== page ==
Desperate families invade ’vacant’ flats in Pretoria housing project
Pretoria - Residents who have illegally occupied R187 million worth of flats in Olievenhoutbosch Extension, Tshwane, are adamant they will not move despite a looming court process to evict them.
Coming from areas such as Alexandra, Atteridgeville and Mamelodi, they moved into the flats over the past few months. The flats were still under construction.
The 945 flats were built by the Gauteng Human Settlements Department.
Eric Monyamane, one of the residents, allocated himself a unit at the weekend together with almost 100 other people.
The 39-year-old said the flats had been vacant for some time.
Monyamane said they had pleaded with the government to give them the land and flats to no avail.
“Government cannot deny us these flats because we have nowhere else to go. I need to have at least a home of my own.”
He plans to live there with his son for the rest of his life.
“These are now our flats and we are here to say, ’tell the government to keep its court eviction’.”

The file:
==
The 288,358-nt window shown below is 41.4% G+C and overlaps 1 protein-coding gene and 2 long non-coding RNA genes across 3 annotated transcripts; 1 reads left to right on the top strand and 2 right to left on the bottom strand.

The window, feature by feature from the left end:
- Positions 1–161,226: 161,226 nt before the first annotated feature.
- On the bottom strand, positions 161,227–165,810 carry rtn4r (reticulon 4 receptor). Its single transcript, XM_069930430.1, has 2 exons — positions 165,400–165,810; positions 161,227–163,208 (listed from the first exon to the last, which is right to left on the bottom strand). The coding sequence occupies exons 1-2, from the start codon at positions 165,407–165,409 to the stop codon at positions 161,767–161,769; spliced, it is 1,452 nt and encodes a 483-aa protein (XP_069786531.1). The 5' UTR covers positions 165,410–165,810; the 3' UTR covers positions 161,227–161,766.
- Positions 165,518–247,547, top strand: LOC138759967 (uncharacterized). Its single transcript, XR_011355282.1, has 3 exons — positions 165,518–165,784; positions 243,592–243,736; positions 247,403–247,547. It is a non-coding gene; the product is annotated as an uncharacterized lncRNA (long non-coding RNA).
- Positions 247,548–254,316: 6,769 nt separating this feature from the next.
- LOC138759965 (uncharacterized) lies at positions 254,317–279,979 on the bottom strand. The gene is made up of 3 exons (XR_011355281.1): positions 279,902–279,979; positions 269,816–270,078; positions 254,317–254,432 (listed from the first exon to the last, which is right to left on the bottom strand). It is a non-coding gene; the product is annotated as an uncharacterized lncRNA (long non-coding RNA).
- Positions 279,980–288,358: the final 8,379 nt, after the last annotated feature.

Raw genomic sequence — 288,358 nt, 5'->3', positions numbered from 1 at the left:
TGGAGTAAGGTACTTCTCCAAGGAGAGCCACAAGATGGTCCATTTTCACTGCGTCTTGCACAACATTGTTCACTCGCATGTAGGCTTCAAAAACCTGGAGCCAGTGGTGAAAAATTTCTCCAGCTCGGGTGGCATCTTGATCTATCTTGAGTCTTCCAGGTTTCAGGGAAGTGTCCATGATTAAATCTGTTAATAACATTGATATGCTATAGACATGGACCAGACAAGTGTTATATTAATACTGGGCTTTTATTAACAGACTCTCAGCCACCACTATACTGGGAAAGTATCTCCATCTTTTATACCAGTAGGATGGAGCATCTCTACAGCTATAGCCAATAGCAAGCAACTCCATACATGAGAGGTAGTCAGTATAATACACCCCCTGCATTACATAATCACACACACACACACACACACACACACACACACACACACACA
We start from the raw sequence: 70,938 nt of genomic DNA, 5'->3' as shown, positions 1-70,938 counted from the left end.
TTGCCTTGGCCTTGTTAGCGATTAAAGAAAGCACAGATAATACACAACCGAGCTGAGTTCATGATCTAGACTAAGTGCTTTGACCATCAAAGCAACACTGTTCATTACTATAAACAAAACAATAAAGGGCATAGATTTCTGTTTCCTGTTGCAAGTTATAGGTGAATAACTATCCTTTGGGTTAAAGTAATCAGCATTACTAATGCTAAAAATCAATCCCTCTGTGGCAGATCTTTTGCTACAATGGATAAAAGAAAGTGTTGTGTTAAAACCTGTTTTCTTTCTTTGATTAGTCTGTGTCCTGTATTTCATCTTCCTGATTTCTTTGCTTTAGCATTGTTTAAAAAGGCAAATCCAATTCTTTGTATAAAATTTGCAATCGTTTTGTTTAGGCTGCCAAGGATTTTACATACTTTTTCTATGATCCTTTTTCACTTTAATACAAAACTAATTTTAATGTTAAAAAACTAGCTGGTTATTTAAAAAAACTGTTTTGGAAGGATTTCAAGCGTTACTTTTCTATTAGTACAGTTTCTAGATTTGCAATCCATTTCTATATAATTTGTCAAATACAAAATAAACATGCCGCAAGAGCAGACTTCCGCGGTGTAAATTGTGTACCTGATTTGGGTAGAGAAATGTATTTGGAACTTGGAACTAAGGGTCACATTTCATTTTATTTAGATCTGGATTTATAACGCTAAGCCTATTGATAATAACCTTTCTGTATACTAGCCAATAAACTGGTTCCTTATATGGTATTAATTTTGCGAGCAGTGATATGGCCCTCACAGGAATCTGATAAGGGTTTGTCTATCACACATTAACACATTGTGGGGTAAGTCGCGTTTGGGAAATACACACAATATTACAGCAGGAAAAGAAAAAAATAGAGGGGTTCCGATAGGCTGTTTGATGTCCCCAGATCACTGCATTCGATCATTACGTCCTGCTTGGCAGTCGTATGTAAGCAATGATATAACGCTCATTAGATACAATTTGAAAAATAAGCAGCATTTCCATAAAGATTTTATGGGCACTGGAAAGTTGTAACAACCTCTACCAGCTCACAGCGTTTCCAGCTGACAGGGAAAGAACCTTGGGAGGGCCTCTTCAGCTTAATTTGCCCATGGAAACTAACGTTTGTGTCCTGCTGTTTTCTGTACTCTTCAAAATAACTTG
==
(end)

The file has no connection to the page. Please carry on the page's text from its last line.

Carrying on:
A man referred to as “Stokies” who has been living in a back room in the area said he lost his job at a courier company when companies laid off people because the impact of Covid-19.
“It is difficult to provide for the family because there is no income now. My landlord wants rent and threatens to kick me out,” he said.
His sentiments were shared by other invaders, some of whom said they had heard through family relatives that flats were being occupied.
“We rented a truck to load our belongings and so this is our new home. We don’t care about the government. Tell them a hungry stomach knows no laws,” said another resident.
Another resident, who was one of the first to move in, said the only way for the government to take them seriously was if they occupied every single open room.
“We cannot go and close the roads and vandalise everything we see. The only thing that we will do is occupy any open accommodation.”
The man, who does odd jobs in the community, said he had applied for an RDP house more than 35 years ago and was still waiting, while he saw others who applied later getting houses.
According to him the only way to respond to a “corrupt government” was to act.
Gauteng Human Settlements Department spokesperson Castro Ngobese said: “We are aware of illegal occupation or invasion of flats/houses. This concerns us as government.
“We are working with relevant law enforcement agencies to put an end to this. We are also appealing to our communities not to be co-opted or misled to partake in such illegal occupation or invasion of flats/houses.”
The matter was before a competent court of law, he added.